These are the nuggets within the show I keep returning to. Also, there’s nothing better than kicking back on the sofa with my hubby, munching on popcorn, clad in our pj’s, while watching couples dress up, date, and be fabulous. Our gazes meet and we silently agree on one thing.

Thank God that’s no longer us.

The Real Housewives of Beverly Hills
The Real Housewives Franchise

The Lesson: Things Change

If you watch any of the housewife franchises, most of them have been on for several seasons. This gives viewers a rare opportunity to watch family, friends, and relationships evolve and erode over the years and leaves us with an important lesson.

Everything changes. Some are good. Some are bad. But it’s a part of life we need to get comfortable with.

What viewers once believed was strong marriages end in heartbreaking divorces. Kids grow up and become successful, or struggle with pitfalls that tear apart the parents. Children get sick. Friendships that were once tight begin to dissolve when care and attention is not put into the relationship. Cast members age and soften, and their once over-the-top tantrums and chaos turn quieter as they gain maturity.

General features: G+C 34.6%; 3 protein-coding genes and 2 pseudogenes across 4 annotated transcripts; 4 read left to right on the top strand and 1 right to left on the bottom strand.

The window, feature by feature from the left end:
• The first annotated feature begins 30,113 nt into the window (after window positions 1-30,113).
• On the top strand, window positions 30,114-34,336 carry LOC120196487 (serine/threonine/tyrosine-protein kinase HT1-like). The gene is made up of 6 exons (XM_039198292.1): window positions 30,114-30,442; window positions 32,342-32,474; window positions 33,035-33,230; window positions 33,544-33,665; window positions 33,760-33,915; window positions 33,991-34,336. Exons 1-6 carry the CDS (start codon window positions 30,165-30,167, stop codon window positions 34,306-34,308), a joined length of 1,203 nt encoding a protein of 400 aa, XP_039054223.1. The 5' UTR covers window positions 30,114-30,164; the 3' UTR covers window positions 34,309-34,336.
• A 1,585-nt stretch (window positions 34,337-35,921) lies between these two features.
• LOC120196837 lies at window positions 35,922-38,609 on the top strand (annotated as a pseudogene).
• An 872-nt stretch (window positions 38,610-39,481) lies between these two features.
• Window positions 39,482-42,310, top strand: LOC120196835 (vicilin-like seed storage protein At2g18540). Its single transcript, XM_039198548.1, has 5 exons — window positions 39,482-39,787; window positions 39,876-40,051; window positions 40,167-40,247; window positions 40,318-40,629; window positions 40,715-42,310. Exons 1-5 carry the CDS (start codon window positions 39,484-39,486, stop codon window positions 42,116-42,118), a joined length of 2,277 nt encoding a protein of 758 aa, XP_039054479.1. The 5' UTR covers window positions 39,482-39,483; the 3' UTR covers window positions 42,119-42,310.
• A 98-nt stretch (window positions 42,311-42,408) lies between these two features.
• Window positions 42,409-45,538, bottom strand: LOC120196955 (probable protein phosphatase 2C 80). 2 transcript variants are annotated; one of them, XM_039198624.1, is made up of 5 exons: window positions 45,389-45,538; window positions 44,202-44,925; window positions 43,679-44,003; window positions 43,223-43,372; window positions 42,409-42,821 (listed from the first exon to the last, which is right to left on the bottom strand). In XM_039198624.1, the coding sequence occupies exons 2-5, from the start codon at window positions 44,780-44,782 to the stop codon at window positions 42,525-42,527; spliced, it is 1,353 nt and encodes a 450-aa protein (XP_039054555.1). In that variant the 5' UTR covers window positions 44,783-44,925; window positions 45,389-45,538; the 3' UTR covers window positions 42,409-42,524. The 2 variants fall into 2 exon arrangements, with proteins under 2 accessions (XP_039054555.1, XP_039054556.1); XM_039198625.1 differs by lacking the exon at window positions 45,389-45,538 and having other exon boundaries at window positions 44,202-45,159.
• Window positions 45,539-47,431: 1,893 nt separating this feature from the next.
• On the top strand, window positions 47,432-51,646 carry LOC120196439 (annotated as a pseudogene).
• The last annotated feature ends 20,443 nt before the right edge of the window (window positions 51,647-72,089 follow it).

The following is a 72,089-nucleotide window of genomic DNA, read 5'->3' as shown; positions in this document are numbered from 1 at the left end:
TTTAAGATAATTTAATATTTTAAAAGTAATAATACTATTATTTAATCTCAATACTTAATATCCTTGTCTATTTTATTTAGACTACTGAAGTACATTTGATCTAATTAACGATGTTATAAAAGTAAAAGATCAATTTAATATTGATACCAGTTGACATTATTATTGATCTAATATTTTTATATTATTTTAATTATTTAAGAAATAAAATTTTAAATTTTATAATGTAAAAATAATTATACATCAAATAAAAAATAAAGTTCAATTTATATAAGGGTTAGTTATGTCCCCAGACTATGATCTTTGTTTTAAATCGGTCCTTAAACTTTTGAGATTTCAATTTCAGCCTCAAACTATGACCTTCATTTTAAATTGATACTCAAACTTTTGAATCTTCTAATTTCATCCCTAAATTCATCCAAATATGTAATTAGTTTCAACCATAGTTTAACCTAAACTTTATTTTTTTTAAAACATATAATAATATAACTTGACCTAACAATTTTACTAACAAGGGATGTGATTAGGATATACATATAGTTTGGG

When I glimpse older episodes, and analyze where they are years later, it’s a comfort. Even with the bad stuff, each of the housewives are forced to grow and change and find new paths. It proves we are all alike, no matter what type of money, career, or status we come from. Heartbreak, illness, and bad choices are something we all struggle with. Exposing this to the camera gives me a rare opportunity to analyze how I can create my character’s paths. I can take a hero or heroine and make them screw up big time. In one of my books, Searching for Disaster, my heroine was a drug addict. Instead of choosing love, she chooses drugs in the first chapter. Taking her from that disastrous path to a new one was a journey for the readers and shows a hero and heroine aren’t supposed to be perfect. The housewives’ franchise is a great reminder to me of this.